Why the new income tax regime has limited appeal?

Asawa claims 1.5 lakh under section 80C, 2.4 lakh in house rent allowance (HRA), 50,000 invested in National Pension Scheme (NPS) (Section 80CCD (1B)) and 8,500 for medical insurance premium (Section 80D) as deductions. For an income of 18 lakh, he will still pay 22,050 less tax under the old regime after claiming the above deductions.

Graphic: Mint

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Graphic: Mint

Like Asawa, for taxpayers with income above 15 lakh, the new regime (or concessional tax regime, as it is also known) may not be beneficial even in its improved form. Mint’s calculation shows that taxpayers who have incomes ranging from 15.5 lakh to 5 crore and claim tax deductions and exemptions upwards of 4.25 lakh will pay more tax under the new regime. For incomes from 7 lakh to 15 lakh, taxpayers will need deductions and exemptions ranging from 1 lakh to 4.08 lakh to reduce taxable income (see graphic).

Yet, experts say this is not difficult to achieve. “After the tax rebate limit was raised to 5 lakh in 2019, many taxpayers with incomes of up to 8 lakh opted for aggressive tax saving plans to reduce their taxable income below 5 lakh. Of course, this may have pushed some to make investments that they don’t require or don’t necessarily align with their goals, which I don’t recommend either. But, squarely from a tax perspective, individuals can achieve break-even limits if they have a loan or are paying rent, clubbed with 80C and standard deduction,” said Amit Suri, a mutual fund distributor.

Graphic: Mint

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Graphic: Mint

Besides, there are deductions and exemptions, such as children’s tuition fee (under 80C), the interest portion of home and education loans, and HRA, that benefit taxpayers under the old regime. Take the case of Delhi-based Ankur Kaushik, for instance. His income is 21 lakh and he claims 4.5 lakh in HRA by paying rent to his mother and 1 lakh deduction on interest paid towards education loan. “My HRA alone gives me enough incentive to stick to the old regime. If the government removes the clause that you can’t claim HRA by paying rent to your parents, I may think of moving to the new regime,” said Kaushik.

New regime: Who benefits?

Taxpayers with incomes of up to 7 lakh can move to the new regime straight away as the threshold for tax rebate under Section 87A has been increased from 5 lakh to 7 lakh. Under the old regime, taxpayers with income of 7 lakh have to claim deductions of 2 lakh to bring down their net taxable income below the 5 lakh no-tax threshold. Delhi-based Lakshaya Bakshi is excited “My income is 7.3 lakh. I can switch to the new tax regime next year and I won’t have to pay tax,” said the 29-year-old. Being a salaried individual, Bakshi will benefit from the 50,000 standard deduction introduced in the concessional regime.

But, will he stop tax-saving investments that he currently makes? “I can’t control employee provident fund (EPF) contributions as they are mandatory but I will stop my investments in equity linked savings schemes (ELSS). I invest in stocks directly, so I can use the freed-up capital for that,” said 29-year-old Bakshi.

Experts say taxpayers moving to the new regime can have better control over their investments. “Tax planning should be incidental to overall financial planning but taxpayers don’t look at that. For instance, in trying to exhaust all the available deductions and exemptions, people often use up their entire disposable income and don’t create an emergency fund, which can now be prioritized,” said Rohit Shah, a registered investment advisor (RIA) and founder of Getting You Rich.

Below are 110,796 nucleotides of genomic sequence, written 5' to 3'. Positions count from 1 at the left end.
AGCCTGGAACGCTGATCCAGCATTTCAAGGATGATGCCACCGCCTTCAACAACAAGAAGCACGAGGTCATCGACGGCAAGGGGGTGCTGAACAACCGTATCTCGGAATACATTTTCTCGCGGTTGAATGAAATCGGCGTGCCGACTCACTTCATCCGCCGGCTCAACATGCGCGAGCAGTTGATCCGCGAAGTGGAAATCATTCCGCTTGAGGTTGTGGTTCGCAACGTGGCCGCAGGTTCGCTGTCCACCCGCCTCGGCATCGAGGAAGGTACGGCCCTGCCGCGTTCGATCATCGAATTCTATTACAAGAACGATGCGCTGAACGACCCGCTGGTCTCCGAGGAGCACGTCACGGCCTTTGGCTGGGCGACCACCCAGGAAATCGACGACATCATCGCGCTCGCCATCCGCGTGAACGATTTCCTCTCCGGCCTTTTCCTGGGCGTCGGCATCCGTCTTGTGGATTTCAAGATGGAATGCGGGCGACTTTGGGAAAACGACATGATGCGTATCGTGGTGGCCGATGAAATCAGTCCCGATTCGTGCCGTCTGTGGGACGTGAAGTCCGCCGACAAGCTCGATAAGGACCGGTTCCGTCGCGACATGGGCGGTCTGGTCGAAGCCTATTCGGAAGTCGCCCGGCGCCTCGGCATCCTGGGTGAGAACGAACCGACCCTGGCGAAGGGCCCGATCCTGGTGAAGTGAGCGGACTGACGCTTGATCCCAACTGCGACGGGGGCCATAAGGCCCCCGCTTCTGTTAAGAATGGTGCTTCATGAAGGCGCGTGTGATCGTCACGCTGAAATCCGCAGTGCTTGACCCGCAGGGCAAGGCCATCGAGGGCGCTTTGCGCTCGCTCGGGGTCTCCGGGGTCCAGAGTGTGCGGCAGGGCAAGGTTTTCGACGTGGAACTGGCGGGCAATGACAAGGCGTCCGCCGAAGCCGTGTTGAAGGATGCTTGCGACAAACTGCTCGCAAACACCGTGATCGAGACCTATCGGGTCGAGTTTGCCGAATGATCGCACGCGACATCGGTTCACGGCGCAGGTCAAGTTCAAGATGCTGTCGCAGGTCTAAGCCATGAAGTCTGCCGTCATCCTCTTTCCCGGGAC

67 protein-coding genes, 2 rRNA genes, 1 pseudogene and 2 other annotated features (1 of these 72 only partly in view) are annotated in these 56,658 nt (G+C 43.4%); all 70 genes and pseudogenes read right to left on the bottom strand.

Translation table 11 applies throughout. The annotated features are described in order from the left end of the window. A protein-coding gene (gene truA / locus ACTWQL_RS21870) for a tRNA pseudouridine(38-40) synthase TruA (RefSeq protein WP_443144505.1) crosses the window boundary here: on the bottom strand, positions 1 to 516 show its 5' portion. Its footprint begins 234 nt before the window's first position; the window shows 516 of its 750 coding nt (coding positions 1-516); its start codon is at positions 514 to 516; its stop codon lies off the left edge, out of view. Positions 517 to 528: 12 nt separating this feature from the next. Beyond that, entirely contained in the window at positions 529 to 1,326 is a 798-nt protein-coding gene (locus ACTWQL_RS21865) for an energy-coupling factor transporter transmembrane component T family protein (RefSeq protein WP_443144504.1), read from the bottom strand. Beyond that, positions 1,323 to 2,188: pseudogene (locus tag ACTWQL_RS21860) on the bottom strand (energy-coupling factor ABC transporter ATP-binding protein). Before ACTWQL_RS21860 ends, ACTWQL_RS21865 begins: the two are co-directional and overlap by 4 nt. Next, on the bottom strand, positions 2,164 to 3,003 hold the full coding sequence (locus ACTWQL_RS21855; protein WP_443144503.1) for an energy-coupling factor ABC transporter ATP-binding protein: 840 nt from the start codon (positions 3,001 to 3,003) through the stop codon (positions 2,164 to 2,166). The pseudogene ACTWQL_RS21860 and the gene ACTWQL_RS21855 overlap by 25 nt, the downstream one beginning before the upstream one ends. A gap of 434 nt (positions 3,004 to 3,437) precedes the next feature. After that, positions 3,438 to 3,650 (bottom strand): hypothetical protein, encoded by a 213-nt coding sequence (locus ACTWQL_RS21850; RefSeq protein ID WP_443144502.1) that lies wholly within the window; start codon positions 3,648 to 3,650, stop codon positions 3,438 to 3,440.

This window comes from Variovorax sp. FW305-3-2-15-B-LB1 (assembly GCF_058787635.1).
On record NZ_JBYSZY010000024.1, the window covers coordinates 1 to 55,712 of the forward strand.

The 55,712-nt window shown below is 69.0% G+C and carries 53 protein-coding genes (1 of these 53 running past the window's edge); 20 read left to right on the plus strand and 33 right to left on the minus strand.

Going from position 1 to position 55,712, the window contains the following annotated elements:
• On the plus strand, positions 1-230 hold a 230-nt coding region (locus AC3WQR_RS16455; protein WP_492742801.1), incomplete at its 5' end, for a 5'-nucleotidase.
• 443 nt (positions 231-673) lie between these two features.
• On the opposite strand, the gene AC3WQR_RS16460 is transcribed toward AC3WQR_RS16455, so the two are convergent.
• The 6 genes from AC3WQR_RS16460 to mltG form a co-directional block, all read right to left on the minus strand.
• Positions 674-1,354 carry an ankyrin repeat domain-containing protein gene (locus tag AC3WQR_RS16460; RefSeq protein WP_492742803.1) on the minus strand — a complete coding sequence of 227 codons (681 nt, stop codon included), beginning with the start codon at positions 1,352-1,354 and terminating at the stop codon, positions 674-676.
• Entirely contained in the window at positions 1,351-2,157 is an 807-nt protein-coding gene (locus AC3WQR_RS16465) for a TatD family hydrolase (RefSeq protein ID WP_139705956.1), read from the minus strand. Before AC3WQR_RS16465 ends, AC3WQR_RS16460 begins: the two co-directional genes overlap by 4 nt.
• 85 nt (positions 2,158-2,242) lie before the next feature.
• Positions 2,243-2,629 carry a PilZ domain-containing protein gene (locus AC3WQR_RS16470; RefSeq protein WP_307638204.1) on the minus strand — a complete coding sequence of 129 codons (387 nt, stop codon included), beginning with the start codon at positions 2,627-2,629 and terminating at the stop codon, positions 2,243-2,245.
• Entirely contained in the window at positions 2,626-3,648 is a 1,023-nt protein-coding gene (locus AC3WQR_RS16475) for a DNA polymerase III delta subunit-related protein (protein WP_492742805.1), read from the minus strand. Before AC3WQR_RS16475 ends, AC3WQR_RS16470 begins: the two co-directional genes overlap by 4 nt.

Prableen Bajpai, founder, FinFix Research, said investors who can save just 1.5 -2 lakh a year, can now invest as per their requirements instead of buying tax-saving instruments. However, she is quick to add that this has a flip side: The onus to save will be on the taxpayer now. “I strongly believe long-term investing has to be incentivized, especially for young earners, and 80C was a good starting point to inculcate the savings habit,” Bajpai said.

Asawa is a case in point. “Planning for 80C drove me to invest for the long term. Had the money been liquid, I would have spent it,” he said. “Despite my saving habit, I will liquidate investments if the need arises. For that reason, longer lock-ins with EPF, NPS and ELSS work for my retirement goal.”

In Mumbai, 37-year-old Ishita Visaria shares the same views. “Enforced saving takes away the temptation of spending and has worked very well for me. My investments in PPF (Public Provident Fund) and ELSS funds have grown substantially so far. If it were left up to me, I would not have saved the same way,” said Visaria, a chartered accountant.

The same can be said about medical insurance and pure life insurance as well, both of which carry tax incentives under the old regime. “The question to ask is how many people will buy insurance early in their lives if tax sops does not force them to,” said Suri.

To be fair, gross mis-selling also happens in the name of tax saving. “Gradually as the new regime takes over, the menace of insurance mis-selling will be curbed,” said Bajpai. She added that the new regime makes perfect sense for senior citizens with income up to 7 lakh not just because they don’t have to bother about tax planning but also because it will considerably improve their cash flows. “For senior citizens, it’s not easy to park funds in tax-saving instruments just to be able to save 10,000- 15,000 in tax at the end of the year.”

Satya Sontanam contributed to this story.

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